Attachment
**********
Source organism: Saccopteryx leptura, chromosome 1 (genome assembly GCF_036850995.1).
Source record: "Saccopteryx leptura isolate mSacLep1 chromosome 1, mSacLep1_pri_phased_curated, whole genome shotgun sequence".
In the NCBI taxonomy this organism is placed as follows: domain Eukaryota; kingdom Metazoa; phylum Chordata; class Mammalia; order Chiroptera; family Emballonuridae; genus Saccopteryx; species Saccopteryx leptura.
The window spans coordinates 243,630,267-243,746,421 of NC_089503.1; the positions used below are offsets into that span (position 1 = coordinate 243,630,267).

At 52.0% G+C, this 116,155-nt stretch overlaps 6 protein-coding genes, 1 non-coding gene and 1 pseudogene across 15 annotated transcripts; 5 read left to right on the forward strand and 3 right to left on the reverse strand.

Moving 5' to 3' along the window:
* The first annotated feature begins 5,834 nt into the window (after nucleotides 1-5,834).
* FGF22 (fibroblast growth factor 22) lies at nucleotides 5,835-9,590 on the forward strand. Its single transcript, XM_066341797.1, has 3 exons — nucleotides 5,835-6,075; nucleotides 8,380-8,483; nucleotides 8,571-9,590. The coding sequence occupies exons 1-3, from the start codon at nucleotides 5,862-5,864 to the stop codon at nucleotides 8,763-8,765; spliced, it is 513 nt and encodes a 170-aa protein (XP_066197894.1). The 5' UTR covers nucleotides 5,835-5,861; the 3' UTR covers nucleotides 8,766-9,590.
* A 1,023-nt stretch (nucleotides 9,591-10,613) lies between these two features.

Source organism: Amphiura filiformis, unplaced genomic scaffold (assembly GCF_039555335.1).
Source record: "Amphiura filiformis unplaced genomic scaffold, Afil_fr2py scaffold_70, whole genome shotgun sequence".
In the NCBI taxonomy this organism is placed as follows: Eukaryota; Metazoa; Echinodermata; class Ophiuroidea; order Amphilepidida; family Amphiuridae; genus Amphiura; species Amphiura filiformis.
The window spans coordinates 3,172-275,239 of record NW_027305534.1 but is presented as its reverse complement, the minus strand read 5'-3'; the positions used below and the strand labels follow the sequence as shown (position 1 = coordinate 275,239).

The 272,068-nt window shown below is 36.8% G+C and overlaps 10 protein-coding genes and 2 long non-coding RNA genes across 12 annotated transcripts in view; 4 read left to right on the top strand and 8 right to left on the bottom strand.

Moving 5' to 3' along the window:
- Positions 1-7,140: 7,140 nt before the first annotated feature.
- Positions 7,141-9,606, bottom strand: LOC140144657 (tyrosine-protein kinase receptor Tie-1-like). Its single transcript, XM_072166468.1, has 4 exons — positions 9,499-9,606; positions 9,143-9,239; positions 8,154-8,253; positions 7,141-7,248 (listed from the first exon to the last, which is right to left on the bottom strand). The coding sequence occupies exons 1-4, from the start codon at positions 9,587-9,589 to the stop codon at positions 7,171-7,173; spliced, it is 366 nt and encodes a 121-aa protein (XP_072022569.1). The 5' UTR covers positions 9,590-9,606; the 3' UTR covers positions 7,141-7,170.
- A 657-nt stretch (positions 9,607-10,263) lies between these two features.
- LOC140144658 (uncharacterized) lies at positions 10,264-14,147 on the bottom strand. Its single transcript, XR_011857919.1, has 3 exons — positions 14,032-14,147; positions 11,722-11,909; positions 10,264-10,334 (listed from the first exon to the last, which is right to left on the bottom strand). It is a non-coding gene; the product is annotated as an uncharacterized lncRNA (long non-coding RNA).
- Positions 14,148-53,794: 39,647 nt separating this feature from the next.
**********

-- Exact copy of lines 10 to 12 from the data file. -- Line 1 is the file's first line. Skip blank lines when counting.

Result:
Source organism: Amphiura filiformis, unplaced genomic scaffold (assembly GCF_039555335.1).
Source record: "Amphiura filiformis unplaced genomic scaffold, Afil_fr2py scaffold_70, whole genome shotgun sequence".
In the NCBI taxonomy this organism is placed as follows: Eukaryota; Metazoa; Echinodermata; class Ophiuroidea; order Amphilepidida; family Amphiuridae; genus Amphiura; species Amphiura filiformis.